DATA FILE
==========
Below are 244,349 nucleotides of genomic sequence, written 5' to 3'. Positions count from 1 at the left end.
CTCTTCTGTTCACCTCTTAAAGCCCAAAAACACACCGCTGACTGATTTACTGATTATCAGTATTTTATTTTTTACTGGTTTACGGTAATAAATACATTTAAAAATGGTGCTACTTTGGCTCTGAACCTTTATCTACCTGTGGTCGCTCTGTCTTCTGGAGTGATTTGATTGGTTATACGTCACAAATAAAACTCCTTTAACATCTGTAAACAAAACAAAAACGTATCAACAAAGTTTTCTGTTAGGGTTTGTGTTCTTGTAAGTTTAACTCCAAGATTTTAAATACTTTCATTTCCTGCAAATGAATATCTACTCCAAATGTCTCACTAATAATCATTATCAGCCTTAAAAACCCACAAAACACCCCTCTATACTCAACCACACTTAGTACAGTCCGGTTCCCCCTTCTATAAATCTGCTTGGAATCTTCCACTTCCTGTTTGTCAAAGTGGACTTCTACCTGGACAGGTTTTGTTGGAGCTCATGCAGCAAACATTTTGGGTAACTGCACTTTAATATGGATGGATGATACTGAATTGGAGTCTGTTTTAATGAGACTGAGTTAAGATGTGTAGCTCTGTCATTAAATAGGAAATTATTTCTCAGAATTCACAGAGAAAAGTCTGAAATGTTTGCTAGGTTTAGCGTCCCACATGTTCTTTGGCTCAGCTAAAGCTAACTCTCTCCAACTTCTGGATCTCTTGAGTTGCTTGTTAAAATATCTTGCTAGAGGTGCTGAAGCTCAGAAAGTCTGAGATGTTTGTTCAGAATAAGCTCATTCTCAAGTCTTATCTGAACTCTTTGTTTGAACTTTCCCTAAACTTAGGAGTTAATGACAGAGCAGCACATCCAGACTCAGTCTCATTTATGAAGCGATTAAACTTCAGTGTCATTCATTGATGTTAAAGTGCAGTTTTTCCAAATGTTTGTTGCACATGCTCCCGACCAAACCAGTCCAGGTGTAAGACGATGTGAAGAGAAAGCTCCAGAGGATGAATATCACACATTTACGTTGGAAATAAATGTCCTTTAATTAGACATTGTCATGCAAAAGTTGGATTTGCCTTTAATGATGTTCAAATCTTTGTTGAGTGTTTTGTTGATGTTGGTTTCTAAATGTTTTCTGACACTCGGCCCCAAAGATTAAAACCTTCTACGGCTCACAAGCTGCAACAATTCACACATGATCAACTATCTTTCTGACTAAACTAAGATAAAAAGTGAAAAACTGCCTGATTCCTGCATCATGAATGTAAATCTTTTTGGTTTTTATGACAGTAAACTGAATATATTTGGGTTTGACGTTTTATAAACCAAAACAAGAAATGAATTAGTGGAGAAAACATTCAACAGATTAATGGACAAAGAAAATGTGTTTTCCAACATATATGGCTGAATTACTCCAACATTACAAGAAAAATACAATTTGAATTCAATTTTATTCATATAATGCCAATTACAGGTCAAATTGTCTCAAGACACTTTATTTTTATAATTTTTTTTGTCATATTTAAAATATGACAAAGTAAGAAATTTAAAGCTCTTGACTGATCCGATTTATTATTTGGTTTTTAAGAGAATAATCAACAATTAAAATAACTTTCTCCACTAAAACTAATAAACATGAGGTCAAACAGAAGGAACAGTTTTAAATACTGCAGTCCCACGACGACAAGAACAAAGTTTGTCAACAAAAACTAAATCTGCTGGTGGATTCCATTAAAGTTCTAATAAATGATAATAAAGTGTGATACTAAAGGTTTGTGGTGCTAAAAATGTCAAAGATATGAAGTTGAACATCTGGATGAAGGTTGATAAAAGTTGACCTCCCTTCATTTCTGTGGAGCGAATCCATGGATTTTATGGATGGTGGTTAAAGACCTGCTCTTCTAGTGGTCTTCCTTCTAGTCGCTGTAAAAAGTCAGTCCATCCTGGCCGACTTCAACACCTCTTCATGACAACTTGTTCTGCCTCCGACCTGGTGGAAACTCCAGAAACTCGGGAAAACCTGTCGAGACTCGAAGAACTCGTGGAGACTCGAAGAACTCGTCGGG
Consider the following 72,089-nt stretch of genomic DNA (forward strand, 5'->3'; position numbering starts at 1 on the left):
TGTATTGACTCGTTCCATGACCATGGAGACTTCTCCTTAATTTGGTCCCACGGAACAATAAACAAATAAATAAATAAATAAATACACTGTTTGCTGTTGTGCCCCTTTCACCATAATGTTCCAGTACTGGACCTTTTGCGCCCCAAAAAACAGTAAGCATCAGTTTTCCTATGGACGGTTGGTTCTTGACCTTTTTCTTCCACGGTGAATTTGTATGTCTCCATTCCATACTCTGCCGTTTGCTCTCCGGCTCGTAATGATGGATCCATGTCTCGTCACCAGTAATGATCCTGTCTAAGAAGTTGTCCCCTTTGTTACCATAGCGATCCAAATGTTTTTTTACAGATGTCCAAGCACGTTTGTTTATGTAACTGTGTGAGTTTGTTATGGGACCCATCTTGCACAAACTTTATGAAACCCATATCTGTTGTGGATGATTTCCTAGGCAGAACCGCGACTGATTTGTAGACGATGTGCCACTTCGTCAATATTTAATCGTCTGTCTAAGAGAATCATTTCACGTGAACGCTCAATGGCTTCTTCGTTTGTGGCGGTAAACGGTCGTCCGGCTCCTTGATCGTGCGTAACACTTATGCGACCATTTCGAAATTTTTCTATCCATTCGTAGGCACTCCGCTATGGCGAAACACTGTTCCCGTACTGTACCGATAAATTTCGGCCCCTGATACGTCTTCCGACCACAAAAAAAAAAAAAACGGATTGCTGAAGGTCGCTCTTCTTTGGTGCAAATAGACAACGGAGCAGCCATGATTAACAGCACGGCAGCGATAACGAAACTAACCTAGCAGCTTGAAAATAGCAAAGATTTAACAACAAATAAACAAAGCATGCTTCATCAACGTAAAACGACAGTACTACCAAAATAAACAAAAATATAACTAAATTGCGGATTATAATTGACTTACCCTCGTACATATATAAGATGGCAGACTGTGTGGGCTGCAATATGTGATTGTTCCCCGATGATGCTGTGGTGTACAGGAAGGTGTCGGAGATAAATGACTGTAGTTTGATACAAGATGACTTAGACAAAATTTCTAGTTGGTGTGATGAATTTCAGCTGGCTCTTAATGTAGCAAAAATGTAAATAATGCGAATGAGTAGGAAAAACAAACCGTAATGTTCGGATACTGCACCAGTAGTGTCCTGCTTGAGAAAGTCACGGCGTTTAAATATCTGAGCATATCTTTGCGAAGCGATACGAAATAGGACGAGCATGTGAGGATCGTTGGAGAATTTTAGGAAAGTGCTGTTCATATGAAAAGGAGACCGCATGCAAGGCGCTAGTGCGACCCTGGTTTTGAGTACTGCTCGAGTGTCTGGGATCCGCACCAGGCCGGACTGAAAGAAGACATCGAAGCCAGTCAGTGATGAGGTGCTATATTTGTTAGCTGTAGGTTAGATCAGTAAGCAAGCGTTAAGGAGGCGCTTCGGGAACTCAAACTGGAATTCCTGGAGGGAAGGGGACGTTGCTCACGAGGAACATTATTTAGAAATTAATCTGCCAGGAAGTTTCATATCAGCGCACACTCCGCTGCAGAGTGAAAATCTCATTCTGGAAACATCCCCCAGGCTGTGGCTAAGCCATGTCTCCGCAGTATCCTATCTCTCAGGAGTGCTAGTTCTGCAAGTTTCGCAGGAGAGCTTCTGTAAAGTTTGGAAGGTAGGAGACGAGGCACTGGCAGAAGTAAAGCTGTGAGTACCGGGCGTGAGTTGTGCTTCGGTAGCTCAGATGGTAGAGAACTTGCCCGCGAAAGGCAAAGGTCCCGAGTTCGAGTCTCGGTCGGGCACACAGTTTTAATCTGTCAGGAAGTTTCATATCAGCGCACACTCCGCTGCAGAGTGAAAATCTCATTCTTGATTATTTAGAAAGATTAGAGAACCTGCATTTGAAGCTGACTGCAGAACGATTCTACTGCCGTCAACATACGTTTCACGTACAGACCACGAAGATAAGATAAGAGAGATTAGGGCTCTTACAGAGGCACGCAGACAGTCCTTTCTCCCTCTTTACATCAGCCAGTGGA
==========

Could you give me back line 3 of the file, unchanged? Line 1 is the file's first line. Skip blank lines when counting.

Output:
Consider the following 72,089-nt stretch of genomic DNA (forward strand, 5'->3'; position numbering starts at 1 on the left):